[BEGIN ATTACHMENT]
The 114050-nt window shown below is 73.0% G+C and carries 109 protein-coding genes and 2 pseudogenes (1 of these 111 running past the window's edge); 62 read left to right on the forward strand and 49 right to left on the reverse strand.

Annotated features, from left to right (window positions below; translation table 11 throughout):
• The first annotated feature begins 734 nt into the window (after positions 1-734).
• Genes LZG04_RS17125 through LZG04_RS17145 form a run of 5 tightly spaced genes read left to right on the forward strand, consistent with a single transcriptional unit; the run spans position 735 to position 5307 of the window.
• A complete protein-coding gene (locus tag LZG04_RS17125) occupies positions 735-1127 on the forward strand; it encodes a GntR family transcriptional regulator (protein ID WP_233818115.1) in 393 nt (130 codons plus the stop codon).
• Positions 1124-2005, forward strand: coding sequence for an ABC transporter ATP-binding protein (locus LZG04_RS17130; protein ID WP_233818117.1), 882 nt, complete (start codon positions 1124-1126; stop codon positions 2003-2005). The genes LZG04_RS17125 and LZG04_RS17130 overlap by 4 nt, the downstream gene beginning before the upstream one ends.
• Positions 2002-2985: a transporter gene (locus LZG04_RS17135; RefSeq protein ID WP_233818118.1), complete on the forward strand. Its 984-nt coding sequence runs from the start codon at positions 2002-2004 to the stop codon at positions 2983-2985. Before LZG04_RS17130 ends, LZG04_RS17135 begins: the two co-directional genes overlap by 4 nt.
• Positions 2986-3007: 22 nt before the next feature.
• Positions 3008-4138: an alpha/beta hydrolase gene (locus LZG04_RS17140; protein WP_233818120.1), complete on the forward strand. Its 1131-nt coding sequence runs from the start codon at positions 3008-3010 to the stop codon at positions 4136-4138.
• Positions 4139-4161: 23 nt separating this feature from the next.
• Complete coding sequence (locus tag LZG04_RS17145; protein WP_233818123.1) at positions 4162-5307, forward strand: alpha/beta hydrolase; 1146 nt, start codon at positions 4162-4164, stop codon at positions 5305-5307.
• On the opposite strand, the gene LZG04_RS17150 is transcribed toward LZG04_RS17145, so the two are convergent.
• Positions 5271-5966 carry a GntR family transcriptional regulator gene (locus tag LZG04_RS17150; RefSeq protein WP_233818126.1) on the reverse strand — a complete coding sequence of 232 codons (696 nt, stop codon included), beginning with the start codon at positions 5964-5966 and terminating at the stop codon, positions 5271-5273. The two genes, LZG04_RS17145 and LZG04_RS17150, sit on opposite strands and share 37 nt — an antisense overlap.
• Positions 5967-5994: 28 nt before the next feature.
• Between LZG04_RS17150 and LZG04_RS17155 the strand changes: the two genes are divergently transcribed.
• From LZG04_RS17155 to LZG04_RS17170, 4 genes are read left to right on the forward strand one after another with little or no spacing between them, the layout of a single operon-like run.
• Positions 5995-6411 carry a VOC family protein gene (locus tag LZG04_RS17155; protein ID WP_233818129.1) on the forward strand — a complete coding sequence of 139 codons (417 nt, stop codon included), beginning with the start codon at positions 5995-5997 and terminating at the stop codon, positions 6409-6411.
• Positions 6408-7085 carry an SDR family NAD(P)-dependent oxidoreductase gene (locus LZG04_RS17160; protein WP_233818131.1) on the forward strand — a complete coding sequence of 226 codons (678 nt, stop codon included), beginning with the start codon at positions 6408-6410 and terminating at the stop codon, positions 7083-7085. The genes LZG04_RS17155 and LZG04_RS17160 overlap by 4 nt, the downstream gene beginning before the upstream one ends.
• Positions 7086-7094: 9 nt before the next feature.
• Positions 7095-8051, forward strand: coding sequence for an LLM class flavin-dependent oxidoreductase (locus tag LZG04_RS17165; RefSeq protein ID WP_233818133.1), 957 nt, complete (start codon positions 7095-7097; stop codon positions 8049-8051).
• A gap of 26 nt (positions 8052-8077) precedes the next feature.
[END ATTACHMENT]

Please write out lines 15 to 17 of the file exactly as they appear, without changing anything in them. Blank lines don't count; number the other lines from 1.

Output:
• Between LZG04_RS17150 and LZG04_RS17155 the strand changes: the two genes are divergently transcribed.
• From LZG04_RS17155 to LZG04_RS17170, 4 genes are read left to right on the forward strand one after another with little or no spacing between them, the layout of a single operon-like run.
• Positions 5995-6411 carry a VOC family protein gene (locus tag LZG04_RS17155; protein ID WP_233818129.1) on the forward strand — a complete coding sequence of 139 codons (417 nt, stop codon included), beginning with the start codon at positions 5995-5997 and terminating at the stop codon, positions 6409-6411.